Reed enjoyed the fans and the Pittsburgh community as much as his time on the field. "I did every single charity event I could get my hands on," he said. "I wanted to interact with fans. I wanted fans to know who I was as a person."

Still, Reed feels misunderstood. "Of the millions of Steelers fans, 99% don't know me. They only see me as the media portrays me," he said. "That's what people remember the rest of their lives." While Steelers fans have an indelible memory of the Sheetz incident, Reed cherishes other memories of his time with the Steelers.

After the Super Bowl victory against the Arizona Cardinals in Tampa Bay at the end of the 2008 season, Reed remembers finding his parents in the crowd. Reed's father, mother, and sister ignored the ushers' warnings and jumped down into his arms. "The jumped from pretty high up," Reed admitted. "You don't get an opportunity to do that very often."

Though Reed helped win two Super Bowls, fans had little tolerance for mistakes. "I received death threats for missing a field goal," he said. "I've had reporters say they heard I was missing field goals on purpose." Though Reed remembers those hard times, he still thinks of the fans and his time with the Steelers very fondly. "The fans are unreal," he says. "They live and die by the sport, but man it's great to play for them."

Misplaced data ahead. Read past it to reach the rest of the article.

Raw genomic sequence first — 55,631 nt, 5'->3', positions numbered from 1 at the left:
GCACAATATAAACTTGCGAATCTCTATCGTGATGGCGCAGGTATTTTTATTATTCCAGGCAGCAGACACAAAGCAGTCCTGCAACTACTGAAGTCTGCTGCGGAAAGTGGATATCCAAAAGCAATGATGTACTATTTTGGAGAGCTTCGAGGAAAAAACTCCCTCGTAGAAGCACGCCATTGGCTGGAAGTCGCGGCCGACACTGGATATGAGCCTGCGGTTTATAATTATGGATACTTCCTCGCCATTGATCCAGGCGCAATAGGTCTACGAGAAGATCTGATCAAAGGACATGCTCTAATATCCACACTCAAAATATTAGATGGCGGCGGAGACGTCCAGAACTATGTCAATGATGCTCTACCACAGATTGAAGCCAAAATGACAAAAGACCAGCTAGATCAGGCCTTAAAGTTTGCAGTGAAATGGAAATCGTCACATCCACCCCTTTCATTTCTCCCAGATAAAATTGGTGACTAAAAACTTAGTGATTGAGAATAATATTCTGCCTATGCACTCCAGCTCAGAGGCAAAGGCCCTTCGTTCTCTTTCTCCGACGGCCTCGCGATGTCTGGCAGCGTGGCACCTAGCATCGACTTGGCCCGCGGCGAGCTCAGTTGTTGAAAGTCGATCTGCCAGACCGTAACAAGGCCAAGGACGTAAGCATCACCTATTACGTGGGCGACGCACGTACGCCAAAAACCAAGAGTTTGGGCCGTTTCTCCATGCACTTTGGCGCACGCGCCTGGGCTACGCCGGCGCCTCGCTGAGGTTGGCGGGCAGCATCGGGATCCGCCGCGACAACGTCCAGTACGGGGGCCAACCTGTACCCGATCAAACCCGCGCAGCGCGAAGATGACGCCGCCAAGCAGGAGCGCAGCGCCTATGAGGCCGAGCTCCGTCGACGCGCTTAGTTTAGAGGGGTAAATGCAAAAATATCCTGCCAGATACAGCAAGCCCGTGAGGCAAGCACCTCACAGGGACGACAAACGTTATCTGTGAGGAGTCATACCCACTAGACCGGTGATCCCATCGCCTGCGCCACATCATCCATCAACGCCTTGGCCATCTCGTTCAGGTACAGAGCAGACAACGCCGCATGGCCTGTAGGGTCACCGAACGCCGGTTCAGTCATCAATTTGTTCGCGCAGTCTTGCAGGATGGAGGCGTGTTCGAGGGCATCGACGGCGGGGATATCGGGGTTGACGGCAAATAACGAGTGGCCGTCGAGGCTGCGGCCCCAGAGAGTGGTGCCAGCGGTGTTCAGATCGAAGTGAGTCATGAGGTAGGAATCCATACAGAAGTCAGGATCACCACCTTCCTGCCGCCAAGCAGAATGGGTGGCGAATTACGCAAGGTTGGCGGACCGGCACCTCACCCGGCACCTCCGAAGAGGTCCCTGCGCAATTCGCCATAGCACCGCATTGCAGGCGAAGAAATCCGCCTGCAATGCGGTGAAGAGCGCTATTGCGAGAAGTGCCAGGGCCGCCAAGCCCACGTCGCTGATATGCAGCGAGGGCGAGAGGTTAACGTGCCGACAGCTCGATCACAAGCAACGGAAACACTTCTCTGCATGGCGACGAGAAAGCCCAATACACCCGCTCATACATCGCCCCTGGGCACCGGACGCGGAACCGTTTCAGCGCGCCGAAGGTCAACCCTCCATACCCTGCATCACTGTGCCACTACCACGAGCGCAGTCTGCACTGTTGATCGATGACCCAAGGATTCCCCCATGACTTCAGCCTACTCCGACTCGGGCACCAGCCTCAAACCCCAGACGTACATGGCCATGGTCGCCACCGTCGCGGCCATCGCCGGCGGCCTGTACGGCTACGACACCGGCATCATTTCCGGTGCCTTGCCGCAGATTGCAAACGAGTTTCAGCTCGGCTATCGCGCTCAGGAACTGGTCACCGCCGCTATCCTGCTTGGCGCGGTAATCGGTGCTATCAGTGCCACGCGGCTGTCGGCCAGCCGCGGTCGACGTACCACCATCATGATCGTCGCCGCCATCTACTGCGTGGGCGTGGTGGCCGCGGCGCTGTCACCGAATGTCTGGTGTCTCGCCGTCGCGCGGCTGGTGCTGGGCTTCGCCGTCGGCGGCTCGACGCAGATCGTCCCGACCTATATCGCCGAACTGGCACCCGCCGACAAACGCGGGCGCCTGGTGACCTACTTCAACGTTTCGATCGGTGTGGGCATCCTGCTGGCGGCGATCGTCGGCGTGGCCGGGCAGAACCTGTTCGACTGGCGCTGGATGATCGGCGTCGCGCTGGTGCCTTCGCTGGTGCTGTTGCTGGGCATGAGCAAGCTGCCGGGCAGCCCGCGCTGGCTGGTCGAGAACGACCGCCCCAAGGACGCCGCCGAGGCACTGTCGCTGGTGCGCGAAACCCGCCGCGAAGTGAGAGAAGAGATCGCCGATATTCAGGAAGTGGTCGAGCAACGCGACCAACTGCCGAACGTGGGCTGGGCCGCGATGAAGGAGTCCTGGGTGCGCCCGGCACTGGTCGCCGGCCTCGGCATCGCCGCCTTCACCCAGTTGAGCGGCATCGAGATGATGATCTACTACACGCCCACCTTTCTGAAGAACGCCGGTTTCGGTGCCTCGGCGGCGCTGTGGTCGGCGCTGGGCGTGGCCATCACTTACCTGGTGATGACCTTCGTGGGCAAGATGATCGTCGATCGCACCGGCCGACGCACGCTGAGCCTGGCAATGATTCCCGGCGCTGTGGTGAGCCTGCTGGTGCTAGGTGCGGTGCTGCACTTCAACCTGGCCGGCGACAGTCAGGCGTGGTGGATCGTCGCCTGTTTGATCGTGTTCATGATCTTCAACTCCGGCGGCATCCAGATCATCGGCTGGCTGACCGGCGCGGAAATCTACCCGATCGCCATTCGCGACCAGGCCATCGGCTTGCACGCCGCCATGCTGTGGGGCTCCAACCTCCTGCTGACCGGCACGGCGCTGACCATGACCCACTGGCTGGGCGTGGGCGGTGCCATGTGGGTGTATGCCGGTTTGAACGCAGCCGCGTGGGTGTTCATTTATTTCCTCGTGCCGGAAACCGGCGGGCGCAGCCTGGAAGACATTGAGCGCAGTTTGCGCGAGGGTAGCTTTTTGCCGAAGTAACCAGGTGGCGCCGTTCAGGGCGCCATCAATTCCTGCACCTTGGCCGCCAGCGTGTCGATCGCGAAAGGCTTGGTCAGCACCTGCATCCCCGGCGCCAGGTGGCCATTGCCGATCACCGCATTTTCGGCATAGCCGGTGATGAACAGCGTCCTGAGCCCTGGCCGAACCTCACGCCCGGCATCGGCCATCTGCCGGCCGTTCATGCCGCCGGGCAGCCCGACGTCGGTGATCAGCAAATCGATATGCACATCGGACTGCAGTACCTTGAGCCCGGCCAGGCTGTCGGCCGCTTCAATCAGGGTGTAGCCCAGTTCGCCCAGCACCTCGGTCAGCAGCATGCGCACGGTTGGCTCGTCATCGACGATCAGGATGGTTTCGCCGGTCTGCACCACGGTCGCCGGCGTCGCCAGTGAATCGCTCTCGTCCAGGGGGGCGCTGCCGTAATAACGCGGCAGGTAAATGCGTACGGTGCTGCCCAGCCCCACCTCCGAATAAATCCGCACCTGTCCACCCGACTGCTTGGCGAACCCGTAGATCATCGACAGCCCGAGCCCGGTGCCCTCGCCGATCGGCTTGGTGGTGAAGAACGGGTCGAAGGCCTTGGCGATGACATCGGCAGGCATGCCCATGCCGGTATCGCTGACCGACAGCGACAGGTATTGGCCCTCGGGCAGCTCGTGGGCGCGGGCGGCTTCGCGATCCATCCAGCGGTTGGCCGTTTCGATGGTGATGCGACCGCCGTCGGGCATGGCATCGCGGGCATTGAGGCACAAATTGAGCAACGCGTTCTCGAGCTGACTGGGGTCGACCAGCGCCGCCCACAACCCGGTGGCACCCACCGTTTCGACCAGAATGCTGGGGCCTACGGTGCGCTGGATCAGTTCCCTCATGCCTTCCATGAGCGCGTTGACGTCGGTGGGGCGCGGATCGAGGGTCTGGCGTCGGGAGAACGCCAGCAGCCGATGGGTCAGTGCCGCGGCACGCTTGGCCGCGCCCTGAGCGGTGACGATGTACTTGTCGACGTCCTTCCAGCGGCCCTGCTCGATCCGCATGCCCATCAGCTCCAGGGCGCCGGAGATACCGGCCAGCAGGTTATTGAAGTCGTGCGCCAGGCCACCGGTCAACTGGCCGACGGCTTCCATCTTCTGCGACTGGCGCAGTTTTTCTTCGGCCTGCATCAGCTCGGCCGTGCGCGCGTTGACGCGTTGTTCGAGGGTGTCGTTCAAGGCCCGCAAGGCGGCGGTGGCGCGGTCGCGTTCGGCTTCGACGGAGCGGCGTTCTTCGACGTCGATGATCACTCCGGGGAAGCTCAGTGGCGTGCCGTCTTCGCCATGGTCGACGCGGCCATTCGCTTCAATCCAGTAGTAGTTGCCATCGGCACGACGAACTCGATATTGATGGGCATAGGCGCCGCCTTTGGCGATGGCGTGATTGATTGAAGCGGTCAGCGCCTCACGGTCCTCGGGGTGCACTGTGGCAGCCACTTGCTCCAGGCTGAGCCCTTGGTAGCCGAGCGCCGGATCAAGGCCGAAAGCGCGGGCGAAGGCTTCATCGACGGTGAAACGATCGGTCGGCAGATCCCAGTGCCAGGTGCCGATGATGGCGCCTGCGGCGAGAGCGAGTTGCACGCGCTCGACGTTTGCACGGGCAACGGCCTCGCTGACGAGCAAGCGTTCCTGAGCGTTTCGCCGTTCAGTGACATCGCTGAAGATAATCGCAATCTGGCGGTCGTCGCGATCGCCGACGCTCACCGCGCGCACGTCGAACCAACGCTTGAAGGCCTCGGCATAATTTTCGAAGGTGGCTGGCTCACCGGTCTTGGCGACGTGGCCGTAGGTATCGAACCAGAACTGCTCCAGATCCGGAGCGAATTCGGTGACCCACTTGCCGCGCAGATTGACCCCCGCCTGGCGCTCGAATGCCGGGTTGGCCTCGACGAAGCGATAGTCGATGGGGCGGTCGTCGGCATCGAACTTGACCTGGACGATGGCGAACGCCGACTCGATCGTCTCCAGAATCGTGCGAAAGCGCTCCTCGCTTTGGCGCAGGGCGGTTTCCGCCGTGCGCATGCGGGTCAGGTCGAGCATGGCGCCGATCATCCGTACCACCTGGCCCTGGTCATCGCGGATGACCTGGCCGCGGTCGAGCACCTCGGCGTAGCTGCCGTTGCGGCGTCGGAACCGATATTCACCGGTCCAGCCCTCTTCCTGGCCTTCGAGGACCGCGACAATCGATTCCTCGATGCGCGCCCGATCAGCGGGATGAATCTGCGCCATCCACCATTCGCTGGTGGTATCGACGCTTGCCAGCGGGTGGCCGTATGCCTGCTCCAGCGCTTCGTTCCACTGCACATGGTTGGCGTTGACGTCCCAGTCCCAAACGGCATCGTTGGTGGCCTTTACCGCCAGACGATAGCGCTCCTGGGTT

Reed has been able to look beyond the frustrating times in Pittsburgh towards the end of his career. "I said a few things out of anger," he recalled. Still, he would return to the field in a heartbeat. "I could kick this week if I had to," Reed shared. "If for some reason God's going to give me another opportunity, I want to be ready."

Nonetheless, the Sheetz incident, crazy hairstyles, and other off-field antics seem to define Reed more than his kicking and love for the sport. Fans assume he is a party boy. There is a difference though between the fun-loving guy Reed considers himself to be and the meaning fans ascribe to incidents that have generated media attention.

As Reed says, assumptions rule the world. Maybe it's time fans revisit their assumptions about Jeff Reed.